The Day the James Gang Visited Rockdale, Maybe
Editor's Corner - Mike Brown
Rockdale Reporter - 2016-03-03
It’s been reprinted many times over the past 40 years, both in The Reporter and other
publications, about the day “Jesse James visited Rockdale.”
From time to time it keeps getting re-discovered as new, and people will call us and say
“did you know?...” Yes, we know. Here’s what we know.
In 1974 The Reporter ran a story quoting, as the sole source, a letter from Ruth Williams
Wildman, who lived in Houston.
Mrs. Wildman said her father, Edward Williams came to Texas from Mississippi and settled
in Rockdale as a 21-year-old in 1880.
(Rockdale was then six years old.)
Mr. Williams opened a wagon yard, located where the vacant former Phillips & Luckey
Funeral Home is today, on the corner of Bell and Burleson.
He said on a cold winter day in 1880 five men rode in. They bought a barrel of corn for
their horses and Williams locked their saddles and bridles up for the night. He
remembered one saddle had a Winchester rifle buckled to it.
The men said they were going to send a telegram, but did not return for their property
until the next day.
They came back and began to ride out of town when one of the horses began to act up. Two
of the men traded horses.
Williams said the horse which had acted up was a fine-looking animal and as the men began
to ride off he remarked: “I’d sure like to own that horse.”
To which the horse’s rider remarked: “You and a lot of others.”
Then the man pulled his coat back, showed Williams a big side gun and said: “They don’t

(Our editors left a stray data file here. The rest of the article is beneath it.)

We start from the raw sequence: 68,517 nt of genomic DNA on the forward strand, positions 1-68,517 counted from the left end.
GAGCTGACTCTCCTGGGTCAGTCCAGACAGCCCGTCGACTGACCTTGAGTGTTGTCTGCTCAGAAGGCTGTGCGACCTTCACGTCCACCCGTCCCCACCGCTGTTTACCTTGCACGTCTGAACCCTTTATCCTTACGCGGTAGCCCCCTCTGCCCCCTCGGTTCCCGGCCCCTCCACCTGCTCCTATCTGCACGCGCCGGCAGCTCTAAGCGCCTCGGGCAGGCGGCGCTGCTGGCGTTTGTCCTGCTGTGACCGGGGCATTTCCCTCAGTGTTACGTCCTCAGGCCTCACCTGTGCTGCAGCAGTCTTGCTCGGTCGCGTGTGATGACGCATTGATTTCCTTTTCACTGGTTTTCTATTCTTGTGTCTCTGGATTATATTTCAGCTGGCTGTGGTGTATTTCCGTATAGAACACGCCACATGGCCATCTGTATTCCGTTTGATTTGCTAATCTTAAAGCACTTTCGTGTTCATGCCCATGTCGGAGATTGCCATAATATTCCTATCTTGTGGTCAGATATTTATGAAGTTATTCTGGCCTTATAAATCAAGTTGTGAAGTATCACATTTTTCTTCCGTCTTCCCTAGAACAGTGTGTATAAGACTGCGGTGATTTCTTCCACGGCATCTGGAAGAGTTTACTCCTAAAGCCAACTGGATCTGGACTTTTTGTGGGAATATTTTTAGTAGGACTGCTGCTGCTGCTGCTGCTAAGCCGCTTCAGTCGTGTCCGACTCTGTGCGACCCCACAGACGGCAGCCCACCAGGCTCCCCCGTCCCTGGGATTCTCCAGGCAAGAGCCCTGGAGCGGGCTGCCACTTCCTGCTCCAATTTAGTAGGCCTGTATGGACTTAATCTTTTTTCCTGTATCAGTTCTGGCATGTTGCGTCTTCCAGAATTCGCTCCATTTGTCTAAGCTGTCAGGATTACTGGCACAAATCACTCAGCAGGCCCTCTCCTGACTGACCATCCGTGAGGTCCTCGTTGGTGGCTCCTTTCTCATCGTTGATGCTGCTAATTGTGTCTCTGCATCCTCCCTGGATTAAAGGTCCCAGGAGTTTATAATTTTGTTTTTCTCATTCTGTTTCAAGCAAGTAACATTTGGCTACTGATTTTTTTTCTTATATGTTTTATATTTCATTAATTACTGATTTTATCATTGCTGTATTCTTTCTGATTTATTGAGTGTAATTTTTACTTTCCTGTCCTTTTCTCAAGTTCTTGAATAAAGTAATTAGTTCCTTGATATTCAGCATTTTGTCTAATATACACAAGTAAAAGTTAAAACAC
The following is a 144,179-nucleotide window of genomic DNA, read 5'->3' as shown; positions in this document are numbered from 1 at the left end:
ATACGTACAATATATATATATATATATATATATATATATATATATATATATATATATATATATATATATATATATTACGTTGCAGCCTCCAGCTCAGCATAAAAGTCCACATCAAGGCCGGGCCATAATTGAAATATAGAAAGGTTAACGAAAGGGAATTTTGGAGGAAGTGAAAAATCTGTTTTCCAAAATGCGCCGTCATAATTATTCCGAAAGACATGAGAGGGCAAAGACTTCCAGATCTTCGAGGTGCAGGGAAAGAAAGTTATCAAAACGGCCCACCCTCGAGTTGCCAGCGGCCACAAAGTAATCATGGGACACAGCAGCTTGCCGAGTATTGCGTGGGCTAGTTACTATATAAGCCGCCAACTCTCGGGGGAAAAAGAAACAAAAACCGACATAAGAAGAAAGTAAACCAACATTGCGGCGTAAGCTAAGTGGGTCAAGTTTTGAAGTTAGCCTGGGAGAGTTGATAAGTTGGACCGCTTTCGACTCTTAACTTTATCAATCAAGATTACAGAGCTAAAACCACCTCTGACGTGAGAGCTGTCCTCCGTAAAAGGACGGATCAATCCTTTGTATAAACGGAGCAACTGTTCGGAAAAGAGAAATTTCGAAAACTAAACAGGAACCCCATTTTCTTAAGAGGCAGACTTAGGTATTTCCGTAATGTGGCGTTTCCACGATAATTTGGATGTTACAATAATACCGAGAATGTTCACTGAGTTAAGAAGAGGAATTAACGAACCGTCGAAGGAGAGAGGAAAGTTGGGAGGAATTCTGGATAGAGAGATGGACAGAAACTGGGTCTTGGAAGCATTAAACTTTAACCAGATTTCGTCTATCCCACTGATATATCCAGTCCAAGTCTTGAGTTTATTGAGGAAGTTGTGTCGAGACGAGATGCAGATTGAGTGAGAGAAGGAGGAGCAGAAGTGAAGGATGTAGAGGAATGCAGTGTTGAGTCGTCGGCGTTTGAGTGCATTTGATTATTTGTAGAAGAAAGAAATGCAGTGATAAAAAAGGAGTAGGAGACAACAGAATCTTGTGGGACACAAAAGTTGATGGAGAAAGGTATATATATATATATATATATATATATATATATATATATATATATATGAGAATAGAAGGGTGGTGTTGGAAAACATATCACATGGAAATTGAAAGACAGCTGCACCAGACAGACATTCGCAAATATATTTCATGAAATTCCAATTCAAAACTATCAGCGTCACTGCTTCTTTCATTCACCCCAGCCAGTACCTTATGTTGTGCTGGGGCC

allow this in this town, but I’d like to see them help it.”
Then they rode off. Williams said a businessman in Rockdale went by the name of Bell.
About six months to a year later Bell decided to leave town.
Bell went to Williams before he left and told him the five men who had come to his wagon
yard that day were Jesse and Frank James and three of their gang.
Bell — that wasn’t his real name — said the five had spent the night and some of the next
day with him. Bell said he had been a part of the James Gang and they had spent the visit
reminiscing about old times.
Williams said he “always knew” the men were the James Gang and that Frank was the one who
showed him the gun and Jesse was the one who swapped horses with Frank.
Great story. Is it true? Sounds plausible. Those little details have a ring of
authenticity, the horse acting up, the swagger—“You and a lot of others; I’d like to see
them help it.” So the question becomes, is there any record of the James Gang in Texas in
Frank and Jesse re-formed the gang after it was almost wiped out in the botched
Northfield, Minnesota, raid in 1876.
In 1880 the new gang was operating in Kentucky and Tennessee, living mostly in Nashville.
It’s well documented they held up a stagecoach full of tourists and a store in Kentucky
during that year.
Late in that year they fled to Alabama. By 1881 they were back in their home state of
Missouri. The next year Jesse was assassinated by Bob Ford in St. Joseph.
But there’s a tantalizing newspaper story May 11, 1880, in the Kansas City Daily Journal.
It says Jesse was in Mexico the previous year.
Hmmm...Texas is between Missouri and Mexico, of course.
So, take your pick. Was Williams accurate or was it just another tall tale sighting of a
And wouldn’t you like to know who Bell was?